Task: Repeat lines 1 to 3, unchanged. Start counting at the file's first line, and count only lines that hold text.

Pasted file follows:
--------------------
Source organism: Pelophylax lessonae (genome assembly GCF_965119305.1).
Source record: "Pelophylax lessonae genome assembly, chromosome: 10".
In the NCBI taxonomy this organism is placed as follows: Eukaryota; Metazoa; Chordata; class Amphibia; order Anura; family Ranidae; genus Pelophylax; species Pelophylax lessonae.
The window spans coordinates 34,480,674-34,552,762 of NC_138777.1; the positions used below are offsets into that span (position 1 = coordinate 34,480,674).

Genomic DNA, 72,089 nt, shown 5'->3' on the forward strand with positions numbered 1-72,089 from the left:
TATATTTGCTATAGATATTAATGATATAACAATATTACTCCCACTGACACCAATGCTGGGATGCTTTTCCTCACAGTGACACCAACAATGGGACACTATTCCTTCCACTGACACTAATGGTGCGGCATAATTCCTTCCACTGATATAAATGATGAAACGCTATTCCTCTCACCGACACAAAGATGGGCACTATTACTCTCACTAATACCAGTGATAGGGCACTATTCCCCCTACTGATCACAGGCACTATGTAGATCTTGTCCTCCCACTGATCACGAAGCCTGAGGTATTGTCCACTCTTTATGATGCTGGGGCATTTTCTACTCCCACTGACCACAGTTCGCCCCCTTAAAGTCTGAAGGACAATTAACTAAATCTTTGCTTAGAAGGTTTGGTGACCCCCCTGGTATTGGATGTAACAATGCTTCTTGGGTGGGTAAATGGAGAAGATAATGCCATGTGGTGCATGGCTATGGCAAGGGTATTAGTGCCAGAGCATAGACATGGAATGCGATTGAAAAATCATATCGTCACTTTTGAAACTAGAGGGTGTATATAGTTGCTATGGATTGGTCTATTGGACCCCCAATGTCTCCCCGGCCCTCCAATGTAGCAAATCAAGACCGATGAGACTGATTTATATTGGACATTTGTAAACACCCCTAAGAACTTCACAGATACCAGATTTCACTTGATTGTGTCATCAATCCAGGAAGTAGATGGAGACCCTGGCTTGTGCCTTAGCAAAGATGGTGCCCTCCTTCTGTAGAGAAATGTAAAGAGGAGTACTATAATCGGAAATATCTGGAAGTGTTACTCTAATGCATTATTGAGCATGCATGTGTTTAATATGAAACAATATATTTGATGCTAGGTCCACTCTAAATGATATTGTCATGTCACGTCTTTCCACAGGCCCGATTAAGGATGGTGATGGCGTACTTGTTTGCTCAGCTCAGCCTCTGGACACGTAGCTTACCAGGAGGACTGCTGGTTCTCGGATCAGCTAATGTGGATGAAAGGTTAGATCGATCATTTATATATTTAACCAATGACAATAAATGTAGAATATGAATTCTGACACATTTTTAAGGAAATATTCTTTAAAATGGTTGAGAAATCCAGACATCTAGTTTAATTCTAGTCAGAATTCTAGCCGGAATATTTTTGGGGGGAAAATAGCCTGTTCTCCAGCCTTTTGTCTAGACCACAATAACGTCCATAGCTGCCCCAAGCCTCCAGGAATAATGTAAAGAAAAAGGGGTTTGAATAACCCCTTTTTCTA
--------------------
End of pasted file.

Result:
Source organism: Pelophylax lessonae (genome assembly GCF_965119305.1).
Source record: "Pelophylax lessonae genome assembly, chromosome: 10".
In the NCBI taxonomy this organism is placed as follows: Eukaryota; Metazoa; Chordata; class Amphibia; order Anura; family Ranidae; genus Pelophylax; species Pelophylax lessonae.